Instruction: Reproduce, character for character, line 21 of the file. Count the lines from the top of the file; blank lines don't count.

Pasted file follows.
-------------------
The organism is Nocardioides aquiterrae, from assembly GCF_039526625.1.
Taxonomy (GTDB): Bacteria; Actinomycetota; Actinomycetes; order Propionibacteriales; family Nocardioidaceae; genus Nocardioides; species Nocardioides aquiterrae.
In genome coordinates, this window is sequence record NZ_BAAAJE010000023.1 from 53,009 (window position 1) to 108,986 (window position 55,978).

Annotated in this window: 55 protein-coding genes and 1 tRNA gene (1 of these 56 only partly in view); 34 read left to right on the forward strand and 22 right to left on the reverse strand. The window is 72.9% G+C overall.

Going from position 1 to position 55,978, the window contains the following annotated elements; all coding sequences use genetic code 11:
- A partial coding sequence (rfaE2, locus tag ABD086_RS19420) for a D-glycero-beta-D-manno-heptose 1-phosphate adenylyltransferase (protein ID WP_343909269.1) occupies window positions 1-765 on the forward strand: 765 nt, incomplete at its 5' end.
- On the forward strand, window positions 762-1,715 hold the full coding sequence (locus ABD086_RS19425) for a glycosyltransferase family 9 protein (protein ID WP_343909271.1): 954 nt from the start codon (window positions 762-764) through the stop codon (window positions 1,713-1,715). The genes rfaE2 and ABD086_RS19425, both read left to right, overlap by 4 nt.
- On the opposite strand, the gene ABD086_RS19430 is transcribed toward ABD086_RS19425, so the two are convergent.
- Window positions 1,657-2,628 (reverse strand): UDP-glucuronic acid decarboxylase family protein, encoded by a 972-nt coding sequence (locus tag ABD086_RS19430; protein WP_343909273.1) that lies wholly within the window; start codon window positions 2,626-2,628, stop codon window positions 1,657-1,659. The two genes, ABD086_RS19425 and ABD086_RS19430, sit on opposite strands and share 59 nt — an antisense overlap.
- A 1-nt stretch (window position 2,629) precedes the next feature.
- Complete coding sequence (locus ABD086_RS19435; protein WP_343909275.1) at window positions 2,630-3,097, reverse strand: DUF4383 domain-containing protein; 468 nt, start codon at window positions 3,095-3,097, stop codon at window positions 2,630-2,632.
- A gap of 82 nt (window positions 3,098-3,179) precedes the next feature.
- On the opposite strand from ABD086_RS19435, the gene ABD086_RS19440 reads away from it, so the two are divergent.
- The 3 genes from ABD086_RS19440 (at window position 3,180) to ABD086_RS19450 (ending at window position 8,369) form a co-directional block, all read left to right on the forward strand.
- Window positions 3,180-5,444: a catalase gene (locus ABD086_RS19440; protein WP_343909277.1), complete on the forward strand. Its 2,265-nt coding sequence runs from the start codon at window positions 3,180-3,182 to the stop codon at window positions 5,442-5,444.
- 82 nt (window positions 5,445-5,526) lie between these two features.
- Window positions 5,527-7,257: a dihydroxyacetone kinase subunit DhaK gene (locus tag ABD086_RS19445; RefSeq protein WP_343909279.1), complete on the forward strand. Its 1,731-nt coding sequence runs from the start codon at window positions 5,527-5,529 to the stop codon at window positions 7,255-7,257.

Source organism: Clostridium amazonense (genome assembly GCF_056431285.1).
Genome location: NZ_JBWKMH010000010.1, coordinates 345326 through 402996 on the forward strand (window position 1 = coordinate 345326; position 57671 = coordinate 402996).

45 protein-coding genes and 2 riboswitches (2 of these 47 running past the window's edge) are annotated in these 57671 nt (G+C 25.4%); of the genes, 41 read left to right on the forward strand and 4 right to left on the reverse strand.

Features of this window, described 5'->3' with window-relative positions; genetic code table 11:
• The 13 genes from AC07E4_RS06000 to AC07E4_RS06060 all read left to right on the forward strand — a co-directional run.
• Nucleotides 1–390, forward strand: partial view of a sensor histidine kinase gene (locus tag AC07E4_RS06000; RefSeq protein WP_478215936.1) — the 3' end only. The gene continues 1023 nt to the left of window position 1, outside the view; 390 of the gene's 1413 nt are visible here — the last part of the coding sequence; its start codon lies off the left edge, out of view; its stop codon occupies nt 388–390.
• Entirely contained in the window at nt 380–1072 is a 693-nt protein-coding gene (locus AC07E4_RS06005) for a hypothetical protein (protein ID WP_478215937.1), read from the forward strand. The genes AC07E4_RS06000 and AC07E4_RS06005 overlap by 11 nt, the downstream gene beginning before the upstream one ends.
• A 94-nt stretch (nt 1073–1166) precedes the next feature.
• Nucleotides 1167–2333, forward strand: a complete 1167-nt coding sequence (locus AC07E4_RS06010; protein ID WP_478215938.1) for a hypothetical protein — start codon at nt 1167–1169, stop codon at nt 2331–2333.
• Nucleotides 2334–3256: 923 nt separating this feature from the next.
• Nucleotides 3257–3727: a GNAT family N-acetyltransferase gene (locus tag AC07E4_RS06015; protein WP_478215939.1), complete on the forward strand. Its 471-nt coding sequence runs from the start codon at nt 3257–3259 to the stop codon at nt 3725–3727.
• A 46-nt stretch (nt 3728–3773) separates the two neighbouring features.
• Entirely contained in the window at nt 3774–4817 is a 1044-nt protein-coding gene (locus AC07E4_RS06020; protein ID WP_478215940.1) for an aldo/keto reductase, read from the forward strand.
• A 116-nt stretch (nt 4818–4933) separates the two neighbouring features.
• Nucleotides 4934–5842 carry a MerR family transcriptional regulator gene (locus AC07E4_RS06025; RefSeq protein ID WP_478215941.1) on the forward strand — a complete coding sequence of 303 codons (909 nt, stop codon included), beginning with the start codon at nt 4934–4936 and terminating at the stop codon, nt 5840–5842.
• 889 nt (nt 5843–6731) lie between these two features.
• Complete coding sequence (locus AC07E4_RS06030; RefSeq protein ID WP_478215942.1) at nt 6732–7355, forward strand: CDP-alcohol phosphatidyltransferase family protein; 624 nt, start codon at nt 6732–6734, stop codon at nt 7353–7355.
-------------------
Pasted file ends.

Features of this window, described 5'->3' with window-relative positions; genetic code table 11: